Posts tagged: open source

(Sweet) Chili

Who doesn’t like chili? Perhaps vegetarians, but that doesn’t matter. Cook this. It takes less than an hour to throw it all in a pot. The hardest part is not eating it when it starts smelling delicious.


1 package of ground beef
6 chipotle (or other spicy) sausage
1 bulb of garlic
1 medium sized white onion
2 tablespoons (at least) of chili powder for a mild sensation
1 can of red kidney beans
2 cans of beans in molasses
2 680mL cans of tomato sauce
4 heaping tablespoons of brown sugar (optional)


  1. Eat some breakfast or lunch. Whichever is closer.
  2. Heat pot to medium heat. Cook a package of ground beef. I used extra lean.
  3. Cut up 6 spicy sausages. Add when beef is cooked.
  4. From one bulb of garlic, remove skins of all cloves. Leave whole. Add when all inedible bits are removed.
  5. Peel and slice one medium sized white onion. Add to the pot. And stir while you’ve been adding stuff.
  6. Add 2 tablespoons (the big one) of hot chili powder.
  7. Cover and reduce the heat to low (2 on a scale of 10). Let sit a few minutes.
  8. While the pot is sitting, strain and rinse 1 can of red kidney beans. Add.
  9. Add 2 cans of beans with molasses.
  10. Add 2 cans of tomato sauce.
  11. Let sit a few minutes and then taste it. Add more chili powder as required.
  12. If it fits, you can add more of your favorite ingredient now.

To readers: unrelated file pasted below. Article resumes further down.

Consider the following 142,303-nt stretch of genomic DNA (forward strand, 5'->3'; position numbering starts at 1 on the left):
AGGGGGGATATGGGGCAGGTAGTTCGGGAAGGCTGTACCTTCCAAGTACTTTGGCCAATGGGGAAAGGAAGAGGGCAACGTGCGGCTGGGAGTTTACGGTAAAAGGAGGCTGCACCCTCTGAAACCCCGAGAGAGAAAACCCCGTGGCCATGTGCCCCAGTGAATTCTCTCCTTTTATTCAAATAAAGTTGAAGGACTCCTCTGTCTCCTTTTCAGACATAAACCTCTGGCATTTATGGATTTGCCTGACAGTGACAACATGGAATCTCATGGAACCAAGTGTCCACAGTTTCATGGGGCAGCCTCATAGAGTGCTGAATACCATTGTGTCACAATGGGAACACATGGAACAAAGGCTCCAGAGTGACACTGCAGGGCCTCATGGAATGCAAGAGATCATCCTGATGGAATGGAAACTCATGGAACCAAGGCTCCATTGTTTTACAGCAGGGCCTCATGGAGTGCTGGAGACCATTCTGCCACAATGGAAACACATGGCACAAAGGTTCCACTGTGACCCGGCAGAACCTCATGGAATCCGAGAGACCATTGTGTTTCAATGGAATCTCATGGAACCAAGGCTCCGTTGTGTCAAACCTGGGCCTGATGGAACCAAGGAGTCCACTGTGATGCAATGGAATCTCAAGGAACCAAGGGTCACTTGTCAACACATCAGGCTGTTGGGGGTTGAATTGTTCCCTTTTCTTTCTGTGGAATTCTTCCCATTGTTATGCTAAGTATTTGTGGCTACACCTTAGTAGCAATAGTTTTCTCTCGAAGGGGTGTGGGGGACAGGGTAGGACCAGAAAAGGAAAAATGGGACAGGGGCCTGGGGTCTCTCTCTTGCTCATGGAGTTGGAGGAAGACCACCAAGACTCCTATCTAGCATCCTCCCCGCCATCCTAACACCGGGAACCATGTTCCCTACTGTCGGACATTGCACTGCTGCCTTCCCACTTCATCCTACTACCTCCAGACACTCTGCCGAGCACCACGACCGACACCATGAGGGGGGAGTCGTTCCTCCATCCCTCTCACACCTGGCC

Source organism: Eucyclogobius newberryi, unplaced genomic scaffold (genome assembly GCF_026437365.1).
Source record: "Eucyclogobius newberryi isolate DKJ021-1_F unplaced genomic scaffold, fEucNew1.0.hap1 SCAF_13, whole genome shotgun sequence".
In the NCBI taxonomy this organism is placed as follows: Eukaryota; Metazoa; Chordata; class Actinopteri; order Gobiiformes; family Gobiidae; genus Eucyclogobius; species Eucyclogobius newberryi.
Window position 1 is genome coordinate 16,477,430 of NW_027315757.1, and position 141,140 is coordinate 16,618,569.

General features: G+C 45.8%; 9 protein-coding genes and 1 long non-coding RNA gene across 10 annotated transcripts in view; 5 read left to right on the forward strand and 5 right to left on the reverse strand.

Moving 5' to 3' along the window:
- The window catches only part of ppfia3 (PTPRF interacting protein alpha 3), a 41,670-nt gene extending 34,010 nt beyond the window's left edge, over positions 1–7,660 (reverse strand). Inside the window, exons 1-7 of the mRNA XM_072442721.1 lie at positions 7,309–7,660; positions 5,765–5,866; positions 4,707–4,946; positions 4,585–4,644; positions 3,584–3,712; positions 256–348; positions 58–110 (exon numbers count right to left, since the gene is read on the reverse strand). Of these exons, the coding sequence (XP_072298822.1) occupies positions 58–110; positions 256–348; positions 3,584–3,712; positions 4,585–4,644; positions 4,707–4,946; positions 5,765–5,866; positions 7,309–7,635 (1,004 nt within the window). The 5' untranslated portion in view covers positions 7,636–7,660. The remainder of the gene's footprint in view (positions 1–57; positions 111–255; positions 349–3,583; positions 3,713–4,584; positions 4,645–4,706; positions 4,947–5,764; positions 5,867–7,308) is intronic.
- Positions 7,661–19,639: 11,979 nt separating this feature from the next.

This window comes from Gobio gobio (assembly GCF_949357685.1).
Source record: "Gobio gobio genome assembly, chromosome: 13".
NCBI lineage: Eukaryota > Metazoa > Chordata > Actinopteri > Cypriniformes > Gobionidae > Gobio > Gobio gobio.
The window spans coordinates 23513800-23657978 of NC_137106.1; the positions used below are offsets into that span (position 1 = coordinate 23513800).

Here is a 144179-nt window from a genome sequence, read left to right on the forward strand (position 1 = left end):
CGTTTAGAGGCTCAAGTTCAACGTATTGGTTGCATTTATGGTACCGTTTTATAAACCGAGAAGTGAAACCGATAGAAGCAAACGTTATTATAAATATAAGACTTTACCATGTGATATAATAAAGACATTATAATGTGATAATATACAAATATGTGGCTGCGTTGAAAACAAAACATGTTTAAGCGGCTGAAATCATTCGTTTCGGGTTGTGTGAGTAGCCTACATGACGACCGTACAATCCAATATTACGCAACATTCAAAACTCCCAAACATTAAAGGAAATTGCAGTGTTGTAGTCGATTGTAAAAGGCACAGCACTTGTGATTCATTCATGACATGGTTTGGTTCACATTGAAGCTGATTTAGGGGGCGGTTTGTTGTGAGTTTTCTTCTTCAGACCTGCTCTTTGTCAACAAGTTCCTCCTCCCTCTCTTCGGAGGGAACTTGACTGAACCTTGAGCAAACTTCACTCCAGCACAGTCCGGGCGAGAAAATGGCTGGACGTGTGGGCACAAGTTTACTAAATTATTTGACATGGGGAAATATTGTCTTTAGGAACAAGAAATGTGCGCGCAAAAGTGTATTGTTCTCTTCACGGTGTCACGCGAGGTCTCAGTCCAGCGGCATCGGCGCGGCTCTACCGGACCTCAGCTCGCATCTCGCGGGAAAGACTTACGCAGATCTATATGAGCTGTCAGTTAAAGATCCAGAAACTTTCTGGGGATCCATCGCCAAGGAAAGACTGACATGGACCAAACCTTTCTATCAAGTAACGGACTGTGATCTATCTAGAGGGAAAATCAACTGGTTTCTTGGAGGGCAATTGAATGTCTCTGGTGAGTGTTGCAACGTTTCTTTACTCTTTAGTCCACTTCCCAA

13. Optional: Add 4 heaping tablespoons of brown sugar.
  14. Let it cook at low heat until you’re hungry again.

I’m hungry again writing down these instructions.

Open Sourcery

Recently I came across a gem of a site on the interwebs. I found 1889ca (Is it just called 1889? Maybe 1889 books?). It’s the home of some great stories, very much in the same light as Cory Doctorow’s works. But there’s a twist. These are children’s books. Not all of them (keep the little ones away from the Steam Duck series), but the majority are aimed at the “sub teenager” age range.

Recently, and much to my surprise, MCM, the man behind the site, launched an open source project: TorrentBoy. I felt like this was something I had to take part in. Who wouldn’t love to help drive the evolution of a wise-cracking boy who turns into a super-hero by tapping into the latent power that engulfs all of Earth’s inhabitants? I know I would!

So when MCM asked for the Twitter-Public’s opinion on which CMS (Content Management System) we’d recommend, preferably one built like a wiki, I just had to suggest the use of PmWiki. I like PmWiki. The documentation accompanying it is great. And, Lo! Check out the TorrentBoy site now! I wasn’t expecting to be able to contribute the way that I had, but I did.

So I’m not sure if this is a public awareness call for bored geeks out there who wish to contribute to an open source project (much like TorrentBoy, or any other project). If you want to help contribute to a project, you can. You’re not about to get your head torn off like you might if you play QuakeLive (people who play Quake can be scary mean!).

Why Linux?

I use Ubuntu as my flavor of Linux. I started with Red Hat 5 and quickly moved along to Ubuntu Hoary Hedgehog (v5.04). I’d been, up to that point, strictly a Windows user. So why Linux?

For one, the professor I was working for at the time had as little to do with Microsoft products as she possibly could. She required me to use the Red Hat that she provided. After becoming victim to a rootkit (I knew little about keeping Red Hat up-to-date) we switched to Ubuntu and I’ve loved every minute of it. For the record, I dabbled a little in OpenSuse but I felt it never had the ease of use or the community that Ubuntu did.